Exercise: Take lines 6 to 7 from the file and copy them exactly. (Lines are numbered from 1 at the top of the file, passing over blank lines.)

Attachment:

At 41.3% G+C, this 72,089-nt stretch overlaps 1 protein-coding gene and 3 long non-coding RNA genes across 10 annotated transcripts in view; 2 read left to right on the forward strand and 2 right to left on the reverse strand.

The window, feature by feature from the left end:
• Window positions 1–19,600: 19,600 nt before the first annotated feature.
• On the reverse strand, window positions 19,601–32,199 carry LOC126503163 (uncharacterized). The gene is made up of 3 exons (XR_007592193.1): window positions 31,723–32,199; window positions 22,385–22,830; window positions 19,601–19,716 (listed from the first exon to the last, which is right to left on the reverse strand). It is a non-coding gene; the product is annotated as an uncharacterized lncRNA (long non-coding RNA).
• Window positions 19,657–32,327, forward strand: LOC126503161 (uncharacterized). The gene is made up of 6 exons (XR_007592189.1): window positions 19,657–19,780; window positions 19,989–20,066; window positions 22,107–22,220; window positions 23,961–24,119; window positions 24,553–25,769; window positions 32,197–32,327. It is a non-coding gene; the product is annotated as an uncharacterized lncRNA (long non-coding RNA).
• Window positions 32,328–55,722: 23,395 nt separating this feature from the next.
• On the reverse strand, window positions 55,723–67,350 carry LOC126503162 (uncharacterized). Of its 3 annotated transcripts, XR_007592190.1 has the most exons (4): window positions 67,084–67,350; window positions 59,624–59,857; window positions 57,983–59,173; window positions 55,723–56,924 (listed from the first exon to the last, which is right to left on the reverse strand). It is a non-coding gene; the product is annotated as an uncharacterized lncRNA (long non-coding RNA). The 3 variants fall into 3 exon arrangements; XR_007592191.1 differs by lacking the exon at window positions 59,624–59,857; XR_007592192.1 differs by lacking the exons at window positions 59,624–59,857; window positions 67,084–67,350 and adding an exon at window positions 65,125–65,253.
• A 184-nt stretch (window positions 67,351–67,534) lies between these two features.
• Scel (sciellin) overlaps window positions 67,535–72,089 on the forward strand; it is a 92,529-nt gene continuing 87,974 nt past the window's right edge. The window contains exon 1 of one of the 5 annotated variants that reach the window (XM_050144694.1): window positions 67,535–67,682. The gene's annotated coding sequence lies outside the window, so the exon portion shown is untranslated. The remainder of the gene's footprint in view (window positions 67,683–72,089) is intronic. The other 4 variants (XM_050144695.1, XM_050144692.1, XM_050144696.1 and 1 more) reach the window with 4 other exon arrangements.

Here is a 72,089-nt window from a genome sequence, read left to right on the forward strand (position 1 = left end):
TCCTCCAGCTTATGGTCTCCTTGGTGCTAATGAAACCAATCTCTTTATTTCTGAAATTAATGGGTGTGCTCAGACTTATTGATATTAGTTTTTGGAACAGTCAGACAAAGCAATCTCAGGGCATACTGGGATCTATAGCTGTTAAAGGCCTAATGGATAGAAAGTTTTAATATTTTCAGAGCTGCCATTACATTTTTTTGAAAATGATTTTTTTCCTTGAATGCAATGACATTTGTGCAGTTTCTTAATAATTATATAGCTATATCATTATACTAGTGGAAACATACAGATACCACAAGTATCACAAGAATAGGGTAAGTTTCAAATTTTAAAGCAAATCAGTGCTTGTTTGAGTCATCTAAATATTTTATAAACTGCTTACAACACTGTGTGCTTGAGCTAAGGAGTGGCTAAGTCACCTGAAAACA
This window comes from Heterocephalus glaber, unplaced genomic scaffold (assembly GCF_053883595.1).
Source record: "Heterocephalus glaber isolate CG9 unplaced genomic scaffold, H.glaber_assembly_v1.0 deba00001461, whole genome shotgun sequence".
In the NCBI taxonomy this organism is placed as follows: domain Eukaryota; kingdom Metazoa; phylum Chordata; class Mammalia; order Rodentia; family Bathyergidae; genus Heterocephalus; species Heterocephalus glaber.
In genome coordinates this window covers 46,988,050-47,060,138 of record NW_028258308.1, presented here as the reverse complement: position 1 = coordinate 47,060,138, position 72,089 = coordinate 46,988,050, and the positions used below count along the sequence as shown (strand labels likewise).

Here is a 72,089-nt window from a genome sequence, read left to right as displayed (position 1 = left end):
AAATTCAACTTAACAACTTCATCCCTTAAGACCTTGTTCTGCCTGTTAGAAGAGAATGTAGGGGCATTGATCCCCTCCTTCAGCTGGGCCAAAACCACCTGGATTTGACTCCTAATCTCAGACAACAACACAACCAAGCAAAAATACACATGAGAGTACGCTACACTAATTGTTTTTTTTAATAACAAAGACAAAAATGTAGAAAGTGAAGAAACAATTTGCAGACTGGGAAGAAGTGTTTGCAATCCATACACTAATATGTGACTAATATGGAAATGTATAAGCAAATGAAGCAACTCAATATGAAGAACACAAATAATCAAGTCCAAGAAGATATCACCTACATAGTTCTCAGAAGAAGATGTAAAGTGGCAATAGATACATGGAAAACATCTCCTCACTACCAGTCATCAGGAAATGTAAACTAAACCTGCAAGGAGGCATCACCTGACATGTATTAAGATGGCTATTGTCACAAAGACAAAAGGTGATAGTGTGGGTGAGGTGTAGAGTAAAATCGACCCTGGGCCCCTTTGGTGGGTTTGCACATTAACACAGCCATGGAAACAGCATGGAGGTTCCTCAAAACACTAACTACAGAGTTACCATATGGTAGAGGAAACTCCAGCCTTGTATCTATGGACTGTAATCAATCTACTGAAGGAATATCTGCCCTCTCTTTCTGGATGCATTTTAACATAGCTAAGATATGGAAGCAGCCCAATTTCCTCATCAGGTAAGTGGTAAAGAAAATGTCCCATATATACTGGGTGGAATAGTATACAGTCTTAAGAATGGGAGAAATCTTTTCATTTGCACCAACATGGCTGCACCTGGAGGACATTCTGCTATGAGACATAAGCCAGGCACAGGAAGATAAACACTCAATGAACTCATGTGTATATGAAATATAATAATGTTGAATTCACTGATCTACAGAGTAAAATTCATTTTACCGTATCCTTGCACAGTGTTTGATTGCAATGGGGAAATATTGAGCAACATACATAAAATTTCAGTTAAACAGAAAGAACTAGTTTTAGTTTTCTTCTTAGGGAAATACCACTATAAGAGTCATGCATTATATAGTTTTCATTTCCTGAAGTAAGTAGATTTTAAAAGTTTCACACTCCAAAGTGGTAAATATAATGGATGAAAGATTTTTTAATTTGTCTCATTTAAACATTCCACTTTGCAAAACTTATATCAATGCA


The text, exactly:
• Window positions 32,328–55,722: 23,395 nt separating this feature from the next.
• On the reverse strand, window positions 55,723–67,350 carry LOC126503162 (uncharacterized). Of its 3 annotated transcripts, XR_007592190.1 has the most exons (4): window positions 67,084–67,350; window positions 59,624–59,857; window positions 57,983–59,173; window positions 55,723–56,924 (listed from the first exon to the last, which is right to left on the reverse strand). It is a non-coding gene; the product is annotated as an uncharacterized lncRNA (long non-coding RNA). The 3 variants fall into 3 exon arrangements; XR_007592191.1 differs by lacking the exon at window positions 59,624–59,857; XR_007592192.1 differs by lacking the exons at window positions 59,624–59,857; window positions 67,084–67,350 and adding an exon at window positions 65,125–65,253.